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End Of An Era: Analysts Weigh In On Angela Merkel

This is, frankly, an unfortunate development to the extent you view Merkel as the guardian of a Western democratic order that is under siege on a daily basis.

European shares held onto gains into the close on Monday, as good news for beaten down banks and autos and generalized risk-on sentiment managed to carry the day despite what looks like the beginning of the end for Angela Merkel.

The Street has had a few hours to digest news that the Chancellor will step down as CDU party leader and will not seek re-election in 2021.

This is, frankly, an unfortunate development to the extent you view Merkel as the guardian of a Western democratic order that is under siege on a daily basis. It’s also tragically ironic, given that it was Merkel’s open-door migrant policy in 2015 that in many ways allowed populist sentiment to reach critical mass on the way to upending centrist politics in Britain, the U.S. and Italy.

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“It is unclear at this stage whether Mrs. Merkel retains enough clout within her party to ensure her candidate gets the top job [and] a key factor determining the next leader will be the party’s political direction”, BNP writes, adding that they “would expect the CDU to nudge itself rightwards in an attempt to recover some political ground lost to the far-right AfD.”

For now, BNP doesn’t see much in the way of serious change for the German government’s policies, but disconcertingly, the bank notes that “even if Mrs. Merkel does stay on as chancellor, we think she is likely to be in a weaker position than before, as will Germany on the European stage.” That is exceedingly undesirable in a world where Germany represented an anchor in a sea of geopolitical uncertainty.

For their part, BofAML writes that “the risks of the coalition breaking up are highest next summer, post EU elections, around elections in Eastern German states in September/ October and the SPD’s half-term assessment of the GroKo.” The bank says it’s possible we could see fresh elections in the second half of 2019.

“This has implications for Europe even in the run-up to these events irrespective of the CDU internal discussions”, BofAML continues, before warning that this is set against a backdrop of reduced stimulus from the ECB, signs of decelerating economic activity and “fragile” politics across the pond. The bank goes on to echo BNP, writing that “German politics are becoming more inward-looking, with less political capital and time for Europe and a less powerful leadership than over the last decade or so.” Clearly, this should be seen in light of the ongoing budget drama in Italy and the seemingly intractable Brexit situation.

“It was widely expected that Merkel would not run for re-election, however the timing of the announcement was a surprise and could safeguard her Chancellorship though bringing forward the question of her succession to this year”, Goldman says, weighing in, before reiterating their view that “while Sunday’s results are damaging for the coalition parties in the federal government, snap elections remain unlikely.”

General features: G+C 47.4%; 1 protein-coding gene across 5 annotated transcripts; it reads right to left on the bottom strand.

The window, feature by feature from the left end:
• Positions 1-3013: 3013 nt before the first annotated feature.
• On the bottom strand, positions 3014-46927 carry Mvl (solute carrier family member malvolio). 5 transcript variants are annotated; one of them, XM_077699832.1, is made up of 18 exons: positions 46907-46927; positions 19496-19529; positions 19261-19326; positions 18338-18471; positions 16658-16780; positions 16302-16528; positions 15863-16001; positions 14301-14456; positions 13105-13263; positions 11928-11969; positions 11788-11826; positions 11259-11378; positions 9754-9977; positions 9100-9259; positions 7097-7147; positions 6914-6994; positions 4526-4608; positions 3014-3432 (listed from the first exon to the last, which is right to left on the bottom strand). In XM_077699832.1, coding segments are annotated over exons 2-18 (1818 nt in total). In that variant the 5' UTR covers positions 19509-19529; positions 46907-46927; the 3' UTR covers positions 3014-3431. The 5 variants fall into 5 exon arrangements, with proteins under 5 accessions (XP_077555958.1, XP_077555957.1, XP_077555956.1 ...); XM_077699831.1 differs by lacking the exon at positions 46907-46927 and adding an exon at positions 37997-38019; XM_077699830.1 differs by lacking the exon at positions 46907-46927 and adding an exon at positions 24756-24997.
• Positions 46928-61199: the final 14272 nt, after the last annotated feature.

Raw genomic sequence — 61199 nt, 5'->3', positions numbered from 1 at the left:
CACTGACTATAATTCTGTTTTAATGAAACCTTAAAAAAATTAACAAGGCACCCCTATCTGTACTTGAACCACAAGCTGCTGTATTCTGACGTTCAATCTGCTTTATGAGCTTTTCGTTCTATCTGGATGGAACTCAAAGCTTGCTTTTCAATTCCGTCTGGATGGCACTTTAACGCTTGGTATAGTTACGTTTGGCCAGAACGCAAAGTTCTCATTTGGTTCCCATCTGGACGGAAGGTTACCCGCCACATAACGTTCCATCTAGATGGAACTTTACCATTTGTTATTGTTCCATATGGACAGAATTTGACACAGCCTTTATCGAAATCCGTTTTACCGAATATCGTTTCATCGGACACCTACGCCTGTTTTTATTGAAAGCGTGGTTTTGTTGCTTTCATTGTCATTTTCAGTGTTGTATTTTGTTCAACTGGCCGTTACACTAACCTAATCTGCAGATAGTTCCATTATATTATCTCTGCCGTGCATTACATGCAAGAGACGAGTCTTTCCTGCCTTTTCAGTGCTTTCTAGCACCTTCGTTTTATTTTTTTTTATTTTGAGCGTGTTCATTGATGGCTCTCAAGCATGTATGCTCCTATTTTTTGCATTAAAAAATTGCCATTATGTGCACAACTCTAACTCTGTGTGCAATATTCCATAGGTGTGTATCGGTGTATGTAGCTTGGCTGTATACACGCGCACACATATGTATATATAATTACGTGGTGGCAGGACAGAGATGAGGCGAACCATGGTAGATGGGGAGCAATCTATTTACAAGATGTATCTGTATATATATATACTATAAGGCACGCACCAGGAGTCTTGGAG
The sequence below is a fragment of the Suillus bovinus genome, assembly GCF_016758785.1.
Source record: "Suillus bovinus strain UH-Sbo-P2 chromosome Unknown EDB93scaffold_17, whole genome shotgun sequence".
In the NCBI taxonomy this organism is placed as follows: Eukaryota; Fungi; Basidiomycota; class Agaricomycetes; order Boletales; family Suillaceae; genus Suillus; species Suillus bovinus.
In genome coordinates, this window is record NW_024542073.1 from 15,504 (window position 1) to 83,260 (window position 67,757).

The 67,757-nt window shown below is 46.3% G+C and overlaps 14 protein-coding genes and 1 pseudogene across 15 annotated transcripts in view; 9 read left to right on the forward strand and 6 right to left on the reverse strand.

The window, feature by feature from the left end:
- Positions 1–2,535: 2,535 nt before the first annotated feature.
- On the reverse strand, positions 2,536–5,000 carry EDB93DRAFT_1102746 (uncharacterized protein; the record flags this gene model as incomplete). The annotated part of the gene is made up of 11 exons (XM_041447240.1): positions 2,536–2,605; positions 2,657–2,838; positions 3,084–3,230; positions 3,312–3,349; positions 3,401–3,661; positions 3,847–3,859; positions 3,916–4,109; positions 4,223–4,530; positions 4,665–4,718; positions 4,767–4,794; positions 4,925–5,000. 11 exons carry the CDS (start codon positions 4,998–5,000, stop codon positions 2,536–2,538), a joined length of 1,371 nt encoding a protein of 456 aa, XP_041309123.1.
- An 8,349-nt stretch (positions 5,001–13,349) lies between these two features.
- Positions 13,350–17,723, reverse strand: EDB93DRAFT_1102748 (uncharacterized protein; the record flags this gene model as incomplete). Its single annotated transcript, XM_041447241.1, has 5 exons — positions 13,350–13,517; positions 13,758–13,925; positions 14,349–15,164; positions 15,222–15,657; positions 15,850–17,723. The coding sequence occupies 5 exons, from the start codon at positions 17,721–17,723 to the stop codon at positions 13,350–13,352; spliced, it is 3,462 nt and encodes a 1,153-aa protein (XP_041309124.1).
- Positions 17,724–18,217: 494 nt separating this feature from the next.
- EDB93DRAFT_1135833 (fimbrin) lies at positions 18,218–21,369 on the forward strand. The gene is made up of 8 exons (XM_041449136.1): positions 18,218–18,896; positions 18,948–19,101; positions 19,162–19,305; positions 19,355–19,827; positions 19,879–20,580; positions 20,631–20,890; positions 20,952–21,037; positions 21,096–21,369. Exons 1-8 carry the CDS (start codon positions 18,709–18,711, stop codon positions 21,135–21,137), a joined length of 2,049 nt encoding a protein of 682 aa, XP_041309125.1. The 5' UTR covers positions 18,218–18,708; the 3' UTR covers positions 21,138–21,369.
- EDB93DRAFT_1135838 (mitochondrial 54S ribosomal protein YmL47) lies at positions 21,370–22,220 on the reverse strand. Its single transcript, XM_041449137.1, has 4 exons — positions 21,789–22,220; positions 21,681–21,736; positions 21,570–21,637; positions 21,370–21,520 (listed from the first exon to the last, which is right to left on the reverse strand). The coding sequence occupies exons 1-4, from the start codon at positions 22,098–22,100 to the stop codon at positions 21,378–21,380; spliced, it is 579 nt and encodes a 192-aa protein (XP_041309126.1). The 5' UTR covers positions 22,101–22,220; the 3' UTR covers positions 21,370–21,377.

As far as Merkel’s CDU successor, SocGen says that “should it be a race between Kramp-Karrenbauer and Jens Spahn, the former might have the upper hand, especially as the Bavarian election suggested that a more aggressive stance on immigration was not the vote-winner many had hoped.” As far as the outlook from there, SocGen offers the following:

The lack of a clear successor will leave us with uncertainty in the coming weeks. Moreover, the SPD could at some point soon (not immediately) also like to take a time out to reflect on its best options ahead of the next election. It also remains unclear how well Merkel would work with a new party leader, especially as the new leader would presumably need to distance the new CDU from Merkel in some way. We thus see a high probability that Merkel will leave earlier than 2021, allowing the new leader to fight the next election campaign on her/his own terms.

Meanwhile, Bloomberg’s Cameron Crise draws a historical parallel with the U.K. and Australia. “Merkel reminds me of two other long-standing right-of-center leaders that were eventually chucked out thanks to their unpopularity with the electorate and/or the party machine”, Crise writes, on the way to noting that “in the case of both Thatcher and Howard, not only did growth fall back after the removal of the long-standing leader, it dropped well below the level prevailing prior to their assumption of power.”

Whatever the case, this isn’t a great day for Western democracy. Then again, everyday seems like a bad day in that regard post-2015.



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